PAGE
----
Time to give those Harpoon Flies another shot… 5. Dead again. Okaaaaay, roll again… 2. There. Now we may proceed. If we had rolled a 3 or a 4 we would have survived as well, although with a loss of 6 Stamina and 2 to our Skill (!) AND we would be forced to drink one of our doses of healing potion (and be denied it’s Stamina restoring effects). As it stands, we only lose 4 Stamina and the dose of potion.
I think of these kind of encounters as Gatekeepers. They lie along the One True Path and must be negotiated. The Harpoon Flies are a particularly egregious example. They present a significant chance at instant death (if we were playing fairly we would have had to roll three new characters in the space of about ten minutes), they hit our stats by a not insignificant amount even when the roll goes our way, and worst of all is that we have no agency when dealing with them. It’s entirely up to the luck of the roll. No choice or item or character stats has any bearing on the encounter. We’re not even given the satisfaction of resolving combat. If choice is the heart and soul of the gamebook experience then the Harpoon Flies are the ultimate sin. They disregard the core of the format in favor of a bit of randomness.
Of course we could chose to avoid the flies altogether (and considering that even the best outcome of the encounter results in a penalty, a ignorant player might deduce that doing so is the correct course of action), but that would just doom us later on. As we replayed and learned the shape of the book we would find that a meeting with the flies is inevitable.
Oh well, we’re past them now. Let’s continue.
I wrote I would post more about gamebooks, and then I didn’t. I’ve been playing through the Windhammer entries. There’s some good, some bad. I have lots of thoughts about them. But as a competitor I feel like I should wait until the competition has concluded before I start making my opinions public. If you are interested in criticism right now, Crumbly Head Games is doing daily reviews.
There’s a lot of gamebook playthrough blogs out there and they’re always fun to read. The seats on that bandwagon look mighty comfy, so I figured it might be fun to try one myself. And what better place to start than the infamously difficult Fighting Fantasy entry “Crypt of the Sorcerer?” Known as the most difficult Fighting Fantasy title, the last encounter has something like a 5.5% percent chance of success. And that’s not counting the punishingly narrow correct path, dozens of lucky rolls needed, and masses of unfair encounters en route to the end boss. Sounds like fun!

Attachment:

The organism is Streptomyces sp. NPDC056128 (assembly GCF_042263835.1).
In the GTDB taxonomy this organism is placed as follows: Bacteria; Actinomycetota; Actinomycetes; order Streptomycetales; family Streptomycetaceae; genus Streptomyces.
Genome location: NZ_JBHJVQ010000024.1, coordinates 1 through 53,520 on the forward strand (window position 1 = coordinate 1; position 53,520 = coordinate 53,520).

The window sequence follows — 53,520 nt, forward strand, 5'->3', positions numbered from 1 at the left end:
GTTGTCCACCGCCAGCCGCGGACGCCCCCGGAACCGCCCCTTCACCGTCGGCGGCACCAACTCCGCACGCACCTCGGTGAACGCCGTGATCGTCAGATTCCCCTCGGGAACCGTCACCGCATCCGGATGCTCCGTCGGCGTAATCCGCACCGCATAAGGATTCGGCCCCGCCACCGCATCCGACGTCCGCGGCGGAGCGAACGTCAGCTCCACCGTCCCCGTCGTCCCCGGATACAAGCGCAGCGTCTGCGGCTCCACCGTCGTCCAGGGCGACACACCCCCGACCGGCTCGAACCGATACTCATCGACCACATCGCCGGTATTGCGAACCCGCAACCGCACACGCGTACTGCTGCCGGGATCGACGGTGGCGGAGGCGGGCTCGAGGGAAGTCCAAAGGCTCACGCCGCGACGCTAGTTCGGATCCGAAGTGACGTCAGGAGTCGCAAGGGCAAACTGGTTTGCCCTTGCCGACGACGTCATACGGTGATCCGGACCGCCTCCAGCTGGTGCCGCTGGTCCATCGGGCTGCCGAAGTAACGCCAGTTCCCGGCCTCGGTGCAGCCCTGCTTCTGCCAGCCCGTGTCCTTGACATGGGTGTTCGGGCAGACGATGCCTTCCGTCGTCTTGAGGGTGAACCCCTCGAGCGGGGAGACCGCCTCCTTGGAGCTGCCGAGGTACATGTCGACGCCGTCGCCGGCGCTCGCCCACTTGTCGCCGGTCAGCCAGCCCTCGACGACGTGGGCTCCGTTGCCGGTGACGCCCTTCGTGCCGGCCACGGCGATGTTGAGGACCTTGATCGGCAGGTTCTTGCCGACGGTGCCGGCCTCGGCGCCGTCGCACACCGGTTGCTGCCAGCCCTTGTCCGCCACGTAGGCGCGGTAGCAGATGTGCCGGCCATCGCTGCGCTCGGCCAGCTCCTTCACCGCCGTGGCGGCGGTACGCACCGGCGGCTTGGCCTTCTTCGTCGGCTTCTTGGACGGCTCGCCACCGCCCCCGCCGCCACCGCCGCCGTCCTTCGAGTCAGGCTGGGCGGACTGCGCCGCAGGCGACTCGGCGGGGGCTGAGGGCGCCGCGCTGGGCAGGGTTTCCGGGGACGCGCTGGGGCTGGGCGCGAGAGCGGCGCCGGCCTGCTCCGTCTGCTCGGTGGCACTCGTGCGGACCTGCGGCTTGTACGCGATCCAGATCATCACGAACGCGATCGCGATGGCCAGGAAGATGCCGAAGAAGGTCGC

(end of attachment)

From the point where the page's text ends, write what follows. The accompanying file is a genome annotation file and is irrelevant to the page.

IF Comp’s coming up soon. Guess it’s time to blow the dust off the ol’ blog. Let’s see, what have I been playing lately? Mario & Luigi Dream Team: fun if samey. Writing isn’t as crisp as previous entries. NPC dialog is especially dire. SMT IV: was enjoying it a lot but lost interest when I got to Tokyo. I donno, I’ll come back to it soon. Presentation is out of this world, especially considering it’s all talking heads. The 3DS is turning into quite the little system, if you didn’t know. Great year for it. Luigi’s Mansion 2 was incredible. So full of personality and charm. It’s basically everything I ever want in a game. Dark Souls is eating up a lot of my mindspace. It also is everything I want: deep, subtle, engrossing. But I don’t play it much because it’s so intense. I literally walk away from play sessions shaking, so I tend to have month-long hiatuses between bouts of playing. I just got to Anor Londo this week and I’m having dreams of pristine empty corridors and metal giants. Maybe another hiatus is due.
Okay, enough of that. The real reason I’m resurrecting this blog is I want to talk about gamebooks. I’ve gotten into them in a big way this year. I would like to say “gotten back into them” but I never had a lot of experience with them as a youth. I played one of the Gray Star books and I’m pretty sure I had a copy of Cities of Gold and Glory (I vividly remember the cover, if none of the contents), but otherwise I didn’t know gamebooks were a thing. “Gamebooks?” you may be asking? “What are you going on about?” Well, my imaginary, ignorant friend, gamebooks are like Choose Your Own Adventure novels, but with stats and inventories and dice rolls. Lots and lots of dice rolls. They were big in the 80’s (especially in the UK and Australia), then faded away as video games became more sophisticated. But in the past couple of years they’ve seen a reemergence. Mobile OS platforms are a great fit for them, there have been several wildly successful Kickstarter campaigns for new books, and there’s even a small but passionate amateur community online.
I don’t know why I’m so attracted to gamebooks in this age of big production game experiences or deep play like in Dark Souls. The writing in them is almost uniformly terrible, and the “gameplay” aspect is riddled with problems. There’s just something about the combination of CYOA “you are in control of the action” decision making and stats-keeping pulls me in. I find even the worst gamebooks fascinating. There’s just something about them.